Romance is a tricky genre that has become polluted with a shallow focus on the relationship and not the people nor the bond. What I mean by this is that the idea of romance has become a forced performance within a story, where values are simply aesthetic. The love is just a show of raw lust, forbidden attractions, gorgeous faces, and outside problems. Where is the actual love? The personal problems and tribulations? There is just face-value emotions covering a void.
Now, do not get me wrong. I love guilty-pleasures and unrealistic romances like the next stereotyped girl. Give me a dark haired, sharp eye, possessive bad boy who has a heart and I am entertained. I do not, however, enjoy the fact we as readers are drowning in pretty much the same romantic formula in most every (tween+) book that's out there. Romance has been shadowed by one style and now people can assume romance as equalling older woman porn or shallow tween vampire fantasy.
There is so much more depth and interest and opportunities romance can cover than given credit for.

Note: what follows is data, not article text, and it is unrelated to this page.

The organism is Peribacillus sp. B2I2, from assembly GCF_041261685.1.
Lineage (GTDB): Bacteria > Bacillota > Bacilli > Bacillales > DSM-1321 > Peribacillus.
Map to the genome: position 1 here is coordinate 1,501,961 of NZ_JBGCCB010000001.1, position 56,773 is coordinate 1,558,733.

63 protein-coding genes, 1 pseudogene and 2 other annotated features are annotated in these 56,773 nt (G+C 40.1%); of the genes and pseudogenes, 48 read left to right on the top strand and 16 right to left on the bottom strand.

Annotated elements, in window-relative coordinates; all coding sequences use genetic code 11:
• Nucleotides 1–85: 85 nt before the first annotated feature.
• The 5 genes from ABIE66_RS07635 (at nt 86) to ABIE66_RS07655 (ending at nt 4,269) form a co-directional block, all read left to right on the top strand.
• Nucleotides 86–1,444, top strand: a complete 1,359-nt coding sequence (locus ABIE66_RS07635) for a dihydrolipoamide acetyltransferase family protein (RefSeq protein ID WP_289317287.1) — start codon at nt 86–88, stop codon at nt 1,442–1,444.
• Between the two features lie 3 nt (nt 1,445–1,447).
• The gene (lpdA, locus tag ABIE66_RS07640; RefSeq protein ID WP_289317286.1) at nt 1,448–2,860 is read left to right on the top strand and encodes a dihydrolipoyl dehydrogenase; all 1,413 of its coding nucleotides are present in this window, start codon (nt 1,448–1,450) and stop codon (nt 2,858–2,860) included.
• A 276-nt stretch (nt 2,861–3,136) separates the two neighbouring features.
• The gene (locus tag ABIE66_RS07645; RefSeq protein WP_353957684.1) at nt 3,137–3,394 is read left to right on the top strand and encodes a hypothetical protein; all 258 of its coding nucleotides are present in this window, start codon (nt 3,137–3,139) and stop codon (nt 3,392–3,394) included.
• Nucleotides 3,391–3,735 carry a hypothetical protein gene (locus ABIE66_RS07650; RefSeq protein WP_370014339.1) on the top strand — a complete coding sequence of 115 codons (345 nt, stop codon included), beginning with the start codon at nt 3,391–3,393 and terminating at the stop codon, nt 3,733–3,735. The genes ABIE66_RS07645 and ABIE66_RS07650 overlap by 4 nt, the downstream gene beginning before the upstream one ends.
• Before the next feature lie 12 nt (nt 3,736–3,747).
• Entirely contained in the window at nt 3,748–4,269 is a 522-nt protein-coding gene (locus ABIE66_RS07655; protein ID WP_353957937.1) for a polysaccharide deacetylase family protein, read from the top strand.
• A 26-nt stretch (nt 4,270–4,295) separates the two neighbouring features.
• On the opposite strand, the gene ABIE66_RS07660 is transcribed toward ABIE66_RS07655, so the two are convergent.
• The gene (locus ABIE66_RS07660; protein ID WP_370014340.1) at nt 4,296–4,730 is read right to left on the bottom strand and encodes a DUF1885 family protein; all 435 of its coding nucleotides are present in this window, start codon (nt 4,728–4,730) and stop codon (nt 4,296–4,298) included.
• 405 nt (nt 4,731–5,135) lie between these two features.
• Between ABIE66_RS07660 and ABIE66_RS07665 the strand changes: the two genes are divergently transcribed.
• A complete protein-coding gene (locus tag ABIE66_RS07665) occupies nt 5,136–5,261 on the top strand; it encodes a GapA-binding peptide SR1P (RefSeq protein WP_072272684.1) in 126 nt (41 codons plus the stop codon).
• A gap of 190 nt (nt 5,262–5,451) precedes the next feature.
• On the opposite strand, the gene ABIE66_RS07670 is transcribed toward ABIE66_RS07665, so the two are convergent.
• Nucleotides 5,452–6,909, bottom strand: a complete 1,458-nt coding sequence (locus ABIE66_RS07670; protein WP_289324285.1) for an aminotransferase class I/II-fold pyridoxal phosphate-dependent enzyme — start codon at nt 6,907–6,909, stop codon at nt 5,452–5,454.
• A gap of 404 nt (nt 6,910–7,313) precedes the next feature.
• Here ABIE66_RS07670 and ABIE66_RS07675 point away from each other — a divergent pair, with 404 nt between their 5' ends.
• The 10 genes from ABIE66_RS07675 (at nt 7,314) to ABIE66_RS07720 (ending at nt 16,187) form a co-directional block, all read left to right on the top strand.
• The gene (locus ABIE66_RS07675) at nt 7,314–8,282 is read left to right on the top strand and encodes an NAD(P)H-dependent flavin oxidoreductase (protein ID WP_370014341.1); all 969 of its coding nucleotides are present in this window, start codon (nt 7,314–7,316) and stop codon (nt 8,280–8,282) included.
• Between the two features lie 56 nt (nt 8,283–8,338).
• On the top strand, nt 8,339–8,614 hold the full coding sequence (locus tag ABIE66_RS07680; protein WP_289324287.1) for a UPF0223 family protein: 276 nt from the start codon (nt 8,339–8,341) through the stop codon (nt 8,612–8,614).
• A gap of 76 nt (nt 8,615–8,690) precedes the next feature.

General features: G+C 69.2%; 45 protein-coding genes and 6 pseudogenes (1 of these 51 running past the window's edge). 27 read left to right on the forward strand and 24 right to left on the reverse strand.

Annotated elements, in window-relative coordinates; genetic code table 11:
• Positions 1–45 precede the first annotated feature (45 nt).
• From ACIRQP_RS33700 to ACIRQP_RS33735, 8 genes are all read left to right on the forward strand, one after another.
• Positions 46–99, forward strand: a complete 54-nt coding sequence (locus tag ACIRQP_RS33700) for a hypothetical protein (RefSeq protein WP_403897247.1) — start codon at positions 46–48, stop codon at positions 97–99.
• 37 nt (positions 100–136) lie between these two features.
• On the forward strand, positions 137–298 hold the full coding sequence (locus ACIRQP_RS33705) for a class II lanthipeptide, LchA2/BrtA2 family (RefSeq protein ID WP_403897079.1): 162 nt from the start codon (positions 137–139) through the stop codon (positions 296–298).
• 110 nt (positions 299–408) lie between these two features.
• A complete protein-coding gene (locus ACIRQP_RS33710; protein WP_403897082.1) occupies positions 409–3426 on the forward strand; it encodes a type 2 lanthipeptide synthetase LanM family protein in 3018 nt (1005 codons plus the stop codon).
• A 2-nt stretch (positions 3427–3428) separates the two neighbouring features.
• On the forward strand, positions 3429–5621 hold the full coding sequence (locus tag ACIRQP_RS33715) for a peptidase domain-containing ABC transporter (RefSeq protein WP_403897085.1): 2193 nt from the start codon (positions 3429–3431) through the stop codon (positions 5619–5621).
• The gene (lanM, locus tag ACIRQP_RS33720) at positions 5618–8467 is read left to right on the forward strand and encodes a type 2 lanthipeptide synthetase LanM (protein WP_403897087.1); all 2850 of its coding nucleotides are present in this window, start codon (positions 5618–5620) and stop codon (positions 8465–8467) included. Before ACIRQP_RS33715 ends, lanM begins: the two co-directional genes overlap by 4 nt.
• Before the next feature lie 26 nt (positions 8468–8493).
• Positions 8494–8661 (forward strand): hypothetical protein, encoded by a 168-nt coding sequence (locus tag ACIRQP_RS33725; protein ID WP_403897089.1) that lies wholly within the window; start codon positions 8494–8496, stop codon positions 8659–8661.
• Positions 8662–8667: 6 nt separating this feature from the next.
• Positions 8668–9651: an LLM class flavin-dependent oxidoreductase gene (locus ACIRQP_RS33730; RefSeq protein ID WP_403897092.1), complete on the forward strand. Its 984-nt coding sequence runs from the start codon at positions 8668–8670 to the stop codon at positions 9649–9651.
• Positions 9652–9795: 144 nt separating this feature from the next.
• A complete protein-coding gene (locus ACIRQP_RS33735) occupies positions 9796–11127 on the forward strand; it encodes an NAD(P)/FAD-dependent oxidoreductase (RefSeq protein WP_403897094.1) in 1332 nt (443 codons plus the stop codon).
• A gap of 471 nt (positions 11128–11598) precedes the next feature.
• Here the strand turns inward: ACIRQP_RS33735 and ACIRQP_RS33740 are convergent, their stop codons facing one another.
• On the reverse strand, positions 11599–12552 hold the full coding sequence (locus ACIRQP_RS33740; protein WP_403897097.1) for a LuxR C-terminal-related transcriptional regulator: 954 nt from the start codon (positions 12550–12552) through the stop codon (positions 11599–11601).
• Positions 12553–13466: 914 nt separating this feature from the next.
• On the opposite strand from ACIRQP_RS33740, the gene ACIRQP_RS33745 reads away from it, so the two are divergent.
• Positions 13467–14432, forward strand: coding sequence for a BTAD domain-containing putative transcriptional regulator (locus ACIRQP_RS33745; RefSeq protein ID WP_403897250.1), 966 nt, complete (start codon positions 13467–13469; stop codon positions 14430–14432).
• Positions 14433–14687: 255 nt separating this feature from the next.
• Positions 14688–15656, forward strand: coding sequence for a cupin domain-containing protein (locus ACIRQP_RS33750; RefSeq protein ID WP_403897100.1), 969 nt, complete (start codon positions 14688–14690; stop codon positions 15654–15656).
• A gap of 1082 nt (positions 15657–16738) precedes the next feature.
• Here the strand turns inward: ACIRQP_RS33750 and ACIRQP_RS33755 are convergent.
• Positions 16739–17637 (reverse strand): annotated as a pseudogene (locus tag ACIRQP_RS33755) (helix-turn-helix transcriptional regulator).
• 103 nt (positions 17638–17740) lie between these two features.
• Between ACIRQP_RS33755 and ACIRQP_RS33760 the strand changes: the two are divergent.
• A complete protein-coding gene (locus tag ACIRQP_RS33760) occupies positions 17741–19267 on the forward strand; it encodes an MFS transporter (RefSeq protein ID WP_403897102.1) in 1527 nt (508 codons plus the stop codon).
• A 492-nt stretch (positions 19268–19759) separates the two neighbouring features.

But with the fog of the romantic formula hiding potential, what on earth can writers who are interested in the genre do? I have compiled what I think are ten possible ideas to do when creating romance and how they will help make the genre more enjoyable for the writer and reader.
1) Start with what you like and what you're attracted to. If you're writing about your dream girl/boy it's easier for you as the writer to have emotion in the story, which reaches the audience better. If you have a thing for blonds with glasses, you write it. Don't let what is supposedly "popular" dictate how you write your story and create your characters. If there is a guilty-pleasure concept you are drawn to, work with it in your story. Make sure you feel something as you write about these emotions.